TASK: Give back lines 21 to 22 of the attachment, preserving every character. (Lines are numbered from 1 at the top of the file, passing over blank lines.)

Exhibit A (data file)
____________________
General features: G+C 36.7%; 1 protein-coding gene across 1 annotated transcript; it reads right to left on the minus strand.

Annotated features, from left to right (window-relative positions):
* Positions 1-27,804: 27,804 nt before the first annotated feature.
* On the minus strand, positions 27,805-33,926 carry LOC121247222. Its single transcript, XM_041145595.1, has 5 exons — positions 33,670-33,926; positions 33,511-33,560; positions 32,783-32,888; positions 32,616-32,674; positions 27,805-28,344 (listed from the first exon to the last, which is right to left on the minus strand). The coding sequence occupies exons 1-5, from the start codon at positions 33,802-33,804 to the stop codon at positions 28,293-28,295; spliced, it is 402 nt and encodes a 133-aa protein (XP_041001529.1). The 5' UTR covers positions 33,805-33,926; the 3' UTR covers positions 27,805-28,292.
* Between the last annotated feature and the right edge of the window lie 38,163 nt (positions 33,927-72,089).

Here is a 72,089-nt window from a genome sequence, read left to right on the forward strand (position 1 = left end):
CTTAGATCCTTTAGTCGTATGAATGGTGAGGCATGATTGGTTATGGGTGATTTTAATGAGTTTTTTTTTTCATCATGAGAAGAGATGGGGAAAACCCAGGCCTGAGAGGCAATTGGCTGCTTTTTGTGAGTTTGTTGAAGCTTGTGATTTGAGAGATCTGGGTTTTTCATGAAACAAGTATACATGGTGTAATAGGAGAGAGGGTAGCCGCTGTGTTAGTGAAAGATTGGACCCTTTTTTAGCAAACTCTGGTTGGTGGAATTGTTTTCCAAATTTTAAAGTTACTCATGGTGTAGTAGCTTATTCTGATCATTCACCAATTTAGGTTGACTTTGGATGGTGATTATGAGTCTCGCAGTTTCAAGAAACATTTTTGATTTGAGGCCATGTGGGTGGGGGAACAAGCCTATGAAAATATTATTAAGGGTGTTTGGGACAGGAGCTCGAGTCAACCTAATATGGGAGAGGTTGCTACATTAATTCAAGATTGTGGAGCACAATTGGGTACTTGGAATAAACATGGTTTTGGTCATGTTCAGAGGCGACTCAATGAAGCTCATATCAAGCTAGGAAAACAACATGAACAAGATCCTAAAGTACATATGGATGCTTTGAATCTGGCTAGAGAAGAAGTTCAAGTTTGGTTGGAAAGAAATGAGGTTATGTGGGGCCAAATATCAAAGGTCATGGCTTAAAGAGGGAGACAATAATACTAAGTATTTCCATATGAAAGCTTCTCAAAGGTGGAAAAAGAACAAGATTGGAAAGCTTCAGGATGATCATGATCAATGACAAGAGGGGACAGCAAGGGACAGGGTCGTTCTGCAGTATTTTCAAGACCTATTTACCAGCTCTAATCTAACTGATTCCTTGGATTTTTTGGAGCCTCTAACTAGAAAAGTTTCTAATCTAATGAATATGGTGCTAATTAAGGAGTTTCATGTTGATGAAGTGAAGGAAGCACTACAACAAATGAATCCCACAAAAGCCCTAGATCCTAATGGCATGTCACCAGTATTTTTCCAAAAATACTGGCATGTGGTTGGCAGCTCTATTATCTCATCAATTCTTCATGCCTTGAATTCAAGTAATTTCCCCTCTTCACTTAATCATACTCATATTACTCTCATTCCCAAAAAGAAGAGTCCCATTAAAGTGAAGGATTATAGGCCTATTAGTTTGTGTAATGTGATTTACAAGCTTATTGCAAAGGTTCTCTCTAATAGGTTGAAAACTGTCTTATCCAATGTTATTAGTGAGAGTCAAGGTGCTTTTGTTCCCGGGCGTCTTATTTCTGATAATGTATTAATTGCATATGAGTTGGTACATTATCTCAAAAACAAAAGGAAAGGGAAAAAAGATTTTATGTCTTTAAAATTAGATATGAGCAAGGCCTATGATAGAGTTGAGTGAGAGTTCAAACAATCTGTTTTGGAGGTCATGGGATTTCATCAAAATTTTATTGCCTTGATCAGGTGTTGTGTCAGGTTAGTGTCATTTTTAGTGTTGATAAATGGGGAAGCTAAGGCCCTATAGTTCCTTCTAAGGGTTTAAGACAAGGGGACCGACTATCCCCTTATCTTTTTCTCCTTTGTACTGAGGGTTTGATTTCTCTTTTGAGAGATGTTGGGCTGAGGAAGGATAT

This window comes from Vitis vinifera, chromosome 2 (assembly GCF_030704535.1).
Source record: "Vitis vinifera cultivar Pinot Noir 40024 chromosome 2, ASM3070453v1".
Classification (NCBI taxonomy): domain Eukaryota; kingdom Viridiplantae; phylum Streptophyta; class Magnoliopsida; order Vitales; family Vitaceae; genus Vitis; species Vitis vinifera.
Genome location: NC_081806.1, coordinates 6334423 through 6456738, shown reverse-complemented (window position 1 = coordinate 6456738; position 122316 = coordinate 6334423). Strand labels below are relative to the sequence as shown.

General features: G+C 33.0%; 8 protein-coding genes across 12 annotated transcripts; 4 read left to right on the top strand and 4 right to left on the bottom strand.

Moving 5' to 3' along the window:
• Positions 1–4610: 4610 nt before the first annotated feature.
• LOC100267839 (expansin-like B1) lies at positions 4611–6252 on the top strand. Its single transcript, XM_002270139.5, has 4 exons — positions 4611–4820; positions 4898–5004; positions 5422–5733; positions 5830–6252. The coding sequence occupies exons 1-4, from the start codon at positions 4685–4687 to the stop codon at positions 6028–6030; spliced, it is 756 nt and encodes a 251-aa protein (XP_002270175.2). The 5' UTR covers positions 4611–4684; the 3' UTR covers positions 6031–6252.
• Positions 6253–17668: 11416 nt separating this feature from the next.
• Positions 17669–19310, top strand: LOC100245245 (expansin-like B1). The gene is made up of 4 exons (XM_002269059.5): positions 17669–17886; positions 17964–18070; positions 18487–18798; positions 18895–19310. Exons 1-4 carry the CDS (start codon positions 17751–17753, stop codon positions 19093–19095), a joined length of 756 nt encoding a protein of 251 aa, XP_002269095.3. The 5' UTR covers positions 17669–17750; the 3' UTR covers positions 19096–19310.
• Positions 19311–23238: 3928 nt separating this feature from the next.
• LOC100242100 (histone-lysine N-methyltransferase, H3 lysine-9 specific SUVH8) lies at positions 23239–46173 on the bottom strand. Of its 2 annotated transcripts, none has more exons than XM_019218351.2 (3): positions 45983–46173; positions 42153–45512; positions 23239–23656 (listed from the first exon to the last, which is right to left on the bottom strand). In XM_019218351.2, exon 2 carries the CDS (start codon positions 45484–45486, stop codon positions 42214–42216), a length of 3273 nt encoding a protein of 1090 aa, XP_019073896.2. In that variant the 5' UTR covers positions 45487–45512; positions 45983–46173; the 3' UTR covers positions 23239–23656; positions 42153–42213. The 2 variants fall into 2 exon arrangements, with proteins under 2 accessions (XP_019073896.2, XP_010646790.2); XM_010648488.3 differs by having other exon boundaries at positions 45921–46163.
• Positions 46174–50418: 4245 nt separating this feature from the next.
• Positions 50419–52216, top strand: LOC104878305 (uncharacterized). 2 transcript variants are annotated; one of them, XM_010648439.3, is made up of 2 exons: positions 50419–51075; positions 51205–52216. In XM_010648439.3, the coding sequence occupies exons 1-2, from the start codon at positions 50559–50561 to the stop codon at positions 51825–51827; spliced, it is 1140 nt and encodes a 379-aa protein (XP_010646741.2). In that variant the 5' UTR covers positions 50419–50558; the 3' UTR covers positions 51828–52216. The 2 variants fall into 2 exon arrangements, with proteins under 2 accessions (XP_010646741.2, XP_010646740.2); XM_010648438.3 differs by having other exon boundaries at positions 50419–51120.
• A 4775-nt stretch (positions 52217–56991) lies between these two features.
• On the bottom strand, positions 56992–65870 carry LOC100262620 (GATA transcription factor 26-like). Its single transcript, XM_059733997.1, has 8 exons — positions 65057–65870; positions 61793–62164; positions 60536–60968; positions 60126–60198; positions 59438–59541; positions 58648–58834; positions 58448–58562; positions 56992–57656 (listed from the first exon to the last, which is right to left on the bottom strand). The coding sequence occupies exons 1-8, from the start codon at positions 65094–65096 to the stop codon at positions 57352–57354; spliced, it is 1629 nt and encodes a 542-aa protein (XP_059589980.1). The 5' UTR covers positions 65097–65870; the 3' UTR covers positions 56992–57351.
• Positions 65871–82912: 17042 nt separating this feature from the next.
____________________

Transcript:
• Positions 50419–52216, top strand: LOC104878305 (uncharacterized). 2 transcript variants are annotated; one of them, XM_010648439.3, is made up of 2 exons: positions 50419–51075; positions 51205–52216. In XM_010648439.3, the coding sequence occupies exons 1-2, from the start codon at positions 50559–50561 to the stop codon at positions 51825–51827; spliced, it is 1140 nt and encodes a 379-aa protein (XP_010646741.2). In that variant the 5' UTR covers positions 50419–50558; the 3' UTR covers positions 51828–52216. The 2 variants fall into 2 exon arrangements, with proteins under 2 accessions (XP_010646741.2, XP_010646740.2); XM_010648438.3 differs by having other exon boundaries at positions 50419–51120.
• A 4775-nt stretch (positions 52217–56991) lies between these two features.